If you live in a hot climate freeze the drink bottle on your bike. By the time you get to it you’ll have a cold drink on a hot day and you will be glad you took this advice.

Copy Santa, write a list and check it twice. The best way to avoid that awful sinking feeling like you have forgotten something is to have a checklist that you can check off when you are getting all your things together the night before and the morning of the race.

Please, please, please don’t worry about weight, race weight, being lean etc. We are all unique and with training your body adapts to what is a good weight for you.

In saying that, you can’t out-train a bad diet. Focus on food as fuel. With an increase in activity, your appetite will increase. Be organised daily so you can continuously refuel without becoming ravenous and reaching for foods that hinder your training. 3pm rolls round… Absolutely starving… Have been awake for 11 hours… Feed me anything and everything covered in chocolate… Sound familiar to anyone else?


Track your progress, whether it’s through a fitness watch/app or good old fashion diary. Do separate swim, bike and run time trials at the start of your training and at intervals throughout. It’s rewarding and exciting to see progress over time.

Love every minute, because triathlon is extraordinary.

Use social media as a tool for support, advice, motivation and tracking your own progress. You don’t need to interrupt your training to take a great photo… But we won’t judge you if you do.

Set a goal. Stick to it.


Make the goal public. Don’t back out. Ever. Public doesn’t have to mean broadcast it to the world, your closest family and friends will do. When you’ve made something public it’s more likely you will stick to it, and their support and encouragement will no doubt help.

Get a coach, there’s a lot of information out there, you’re trying to train for three sports rolled into one. A coach will not only set a program that guides you on your way to success but it also makes you accountable. Listen to the coach, having a program wont help unless you actually do what’s on it.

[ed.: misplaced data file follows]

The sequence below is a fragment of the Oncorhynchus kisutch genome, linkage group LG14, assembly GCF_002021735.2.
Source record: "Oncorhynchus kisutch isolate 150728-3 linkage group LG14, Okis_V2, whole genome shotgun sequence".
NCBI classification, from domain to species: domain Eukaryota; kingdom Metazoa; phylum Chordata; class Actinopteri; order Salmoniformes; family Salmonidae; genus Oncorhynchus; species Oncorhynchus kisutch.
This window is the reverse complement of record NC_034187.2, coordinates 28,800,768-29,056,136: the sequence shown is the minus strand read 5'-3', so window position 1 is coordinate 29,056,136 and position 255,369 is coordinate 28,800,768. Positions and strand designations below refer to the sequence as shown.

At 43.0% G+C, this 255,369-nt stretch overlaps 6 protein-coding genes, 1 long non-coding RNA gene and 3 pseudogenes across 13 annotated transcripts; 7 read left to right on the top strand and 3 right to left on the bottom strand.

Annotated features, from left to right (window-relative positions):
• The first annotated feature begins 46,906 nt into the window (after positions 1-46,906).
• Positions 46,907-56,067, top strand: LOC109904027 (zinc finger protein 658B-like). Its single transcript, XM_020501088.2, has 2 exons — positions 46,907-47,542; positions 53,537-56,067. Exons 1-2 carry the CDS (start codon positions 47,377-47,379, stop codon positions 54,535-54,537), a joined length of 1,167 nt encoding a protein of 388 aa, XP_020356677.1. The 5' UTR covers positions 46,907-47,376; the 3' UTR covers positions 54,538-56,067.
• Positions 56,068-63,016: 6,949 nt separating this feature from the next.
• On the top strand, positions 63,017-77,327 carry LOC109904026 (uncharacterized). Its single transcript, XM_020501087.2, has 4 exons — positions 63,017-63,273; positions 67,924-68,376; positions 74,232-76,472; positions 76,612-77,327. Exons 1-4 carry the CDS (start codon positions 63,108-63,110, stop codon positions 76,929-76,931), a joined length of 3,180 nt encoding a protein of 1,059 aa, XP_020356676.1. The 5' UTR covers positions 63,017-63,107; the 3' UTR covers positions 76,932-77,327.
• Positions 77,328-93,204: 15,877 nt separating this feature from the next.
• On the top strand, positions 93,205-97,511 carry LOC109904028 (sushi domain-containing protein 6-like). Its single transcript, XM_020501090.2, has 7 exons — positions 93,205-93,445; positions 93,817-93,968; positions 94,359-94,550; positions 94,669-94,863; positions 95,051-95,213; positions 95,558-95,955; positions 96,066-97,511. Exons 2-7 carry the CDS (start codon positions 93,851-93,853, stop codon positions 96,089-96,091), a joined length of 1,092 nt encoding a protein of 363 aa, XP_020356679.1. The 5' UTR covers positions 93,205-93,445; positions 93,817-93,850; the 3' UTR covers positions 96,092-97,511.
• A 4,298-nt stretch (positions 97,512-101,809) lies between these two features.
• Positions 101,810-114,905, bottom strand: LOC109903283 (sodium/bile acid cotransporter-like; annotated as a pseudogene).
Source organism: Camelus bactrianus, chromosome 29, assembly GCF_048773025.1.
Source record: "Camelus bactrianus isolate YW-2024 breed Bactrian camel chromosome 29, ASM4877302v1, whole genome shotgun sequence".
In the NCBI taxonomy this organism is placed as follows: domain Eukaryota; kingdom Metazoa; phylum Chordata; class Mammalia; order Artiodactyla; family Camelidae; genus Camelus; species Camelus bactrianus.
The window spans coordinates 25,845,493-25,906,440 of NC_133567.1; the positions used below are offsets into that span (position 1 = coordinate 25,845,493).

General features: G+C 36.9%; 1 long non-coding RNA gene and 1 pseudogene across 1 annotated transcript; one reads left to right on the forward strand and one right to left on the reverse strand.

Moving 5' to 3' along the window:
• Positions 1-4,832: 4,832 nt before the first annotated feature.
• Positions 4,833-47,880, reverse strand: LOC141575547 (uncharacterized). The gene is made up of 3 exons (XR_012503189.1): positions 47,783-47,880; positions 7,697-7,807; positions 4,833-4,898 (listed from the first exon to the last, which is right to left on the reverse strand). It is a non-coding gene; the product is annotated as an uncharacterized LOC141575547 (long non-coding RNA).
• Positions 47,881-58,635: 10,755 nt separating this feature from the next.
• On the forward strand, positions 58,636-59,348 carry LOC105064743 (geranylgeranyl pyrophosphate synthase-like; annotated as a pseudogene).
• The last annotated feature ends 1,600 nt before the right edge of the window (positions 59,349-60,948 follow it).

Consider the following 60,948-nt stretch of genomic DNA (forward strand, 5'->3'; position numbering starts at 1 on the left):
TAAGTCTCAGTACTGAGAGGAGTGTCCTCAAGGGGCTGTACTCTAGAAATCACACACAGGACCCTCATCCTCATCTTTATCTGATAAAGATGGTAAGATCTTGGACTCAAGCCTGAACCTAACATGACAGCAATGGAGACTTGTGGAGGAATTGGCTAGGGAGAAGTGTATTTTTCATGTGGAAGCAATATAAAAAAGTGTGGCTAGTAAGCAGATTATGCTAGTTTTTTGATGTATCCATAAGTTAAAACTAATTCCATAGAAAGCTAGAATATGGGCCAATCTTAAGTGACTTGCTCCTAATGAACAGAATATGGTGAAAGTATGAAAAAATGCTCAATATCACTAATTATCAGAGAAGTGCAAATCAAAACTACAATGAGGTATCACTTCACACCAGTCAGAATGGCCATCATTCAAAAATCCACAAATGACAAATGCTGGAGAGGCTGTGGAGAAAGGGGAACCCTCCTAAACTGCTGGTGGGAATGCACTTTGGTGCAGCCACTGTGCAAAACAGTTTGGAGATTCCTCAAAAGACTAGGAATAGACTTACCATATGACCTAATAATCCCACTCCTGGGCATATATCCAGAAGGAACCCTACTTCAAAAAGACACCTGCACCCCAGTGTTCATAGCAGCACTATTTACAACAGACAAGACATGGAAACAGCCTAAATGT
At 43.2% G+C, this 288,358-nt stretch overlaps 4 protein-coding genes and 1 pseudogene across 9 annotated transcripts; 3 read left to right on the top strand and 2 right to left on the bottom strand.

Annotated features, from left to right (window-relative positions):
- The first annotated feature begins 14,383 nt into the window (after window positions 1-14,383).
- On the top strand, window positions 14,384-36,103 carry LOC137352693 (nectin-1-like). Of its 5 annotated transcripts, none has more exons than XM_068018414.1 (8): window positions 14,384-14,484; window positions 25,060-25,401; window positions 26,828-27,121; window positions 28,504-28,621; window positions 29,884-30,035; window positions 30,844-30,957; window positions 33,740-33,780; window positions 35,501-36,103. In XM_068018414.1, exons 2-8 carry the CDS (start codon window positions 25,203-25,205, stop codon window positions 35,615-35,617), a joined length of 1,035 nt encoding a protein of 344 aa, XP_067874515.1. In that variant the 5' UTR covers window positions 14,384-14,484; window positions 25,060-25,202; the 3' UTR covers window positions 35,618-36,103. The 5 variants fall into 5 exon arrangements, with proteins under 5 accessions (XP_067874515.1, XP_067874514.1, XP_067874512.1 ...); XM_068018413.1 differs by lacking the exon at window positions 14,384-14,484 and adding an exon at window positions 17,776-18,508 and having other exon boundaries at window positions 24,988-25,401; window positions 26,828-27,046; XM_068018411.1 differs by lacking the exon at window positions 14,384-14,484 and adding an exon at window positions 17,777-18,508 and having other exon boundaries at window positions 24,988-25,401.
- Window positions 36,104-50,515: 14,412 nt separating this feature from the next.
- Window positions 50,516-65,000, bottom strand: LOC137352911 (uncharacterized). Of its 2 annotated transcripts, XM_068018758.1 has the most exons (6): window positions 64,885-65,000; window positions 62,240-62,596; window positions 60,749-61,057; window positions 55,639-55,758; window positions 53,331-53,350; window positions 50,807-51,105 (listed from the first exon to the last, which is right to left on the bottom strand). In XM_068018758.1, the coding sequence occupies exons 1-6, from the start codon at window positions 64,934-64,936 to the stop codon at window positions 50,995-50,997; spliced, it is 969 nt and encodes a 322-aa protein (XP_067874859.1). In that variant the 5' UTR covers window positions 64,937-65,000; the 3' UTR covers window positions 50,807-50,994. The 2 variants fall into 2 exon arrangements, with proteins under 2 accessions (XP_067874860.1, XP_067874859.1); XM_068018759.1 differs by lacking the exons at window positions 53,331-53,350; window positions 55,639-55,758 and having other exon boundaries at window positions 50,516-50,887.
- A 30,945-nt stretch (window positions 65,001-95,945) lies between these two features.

Have fun. Don’t let the pressure of a set program destroy your passion for the sport. If you sign up for a big event and start training long-term, you’ll have days when your motivation is low. Just remember, this is YOUR DREAM.

Join in as many free groups events as you can, they are fun, stress free and you learn so much from others – park run, bike shop social rides and ocean swim groups.

Parkrun Noosa

Support your local bike store, get to know them, ask questions, they love their bikes, trust me they will love to share their knowledge.

If you miss a training session, it’s gone. Move on. Plan your week in advance and stick to it.

Run off the bike. Regularly. On race day your legs will thank you for it. If there’s one session you should never ever miss, it’s a run off the bike after your long ride.

Have some self belief. Know you can do it.

Get a proper bike fit…. Your body will thank you for this.

Nerves are good before a race…we all get nervous…yep even the girl next to you who has been racing for years.

Coffee and cycling are a match made in heaven. And if you’re ever visiting a new town and hunting a good coffee shop, look for where the cyclists go.


Love yourself and how awesome you are for doing this amazing sport. You’ve got this!

Remember that it’s YOUR race….no one knows the journey you’ve been on, so swim it, ride it & run it YOUR way.

Until next time remember, what we learn with pleasure we never forget.

Chloe x



Thanks so much to everyone who contributed to this list, when I got each of your replies they made me smile and remember just how awesome triathletes are, I could relate to them all and I’m sure everyone reading this is the same, so thank you!

Pip Holland, Sarah Sherwood, Jody Gilchrist, Heidi Meyer, Dave Graham, Kate Phillips, Tom Duggan, Sue Hancock, Jo Fahey, Jo Dean, Alex Hall, Helen McCarthy and Jodie Barrett-Lennard.

3 thoughts on “Things I wish someone had told me from the beginning…

  1. Brilliant. That’s pretty much everything I wish I had known when I started. Triathlon is such an amazing sport filled with wonderful people. I only wish I had found it sooner. Well done.

    Liked by 1 person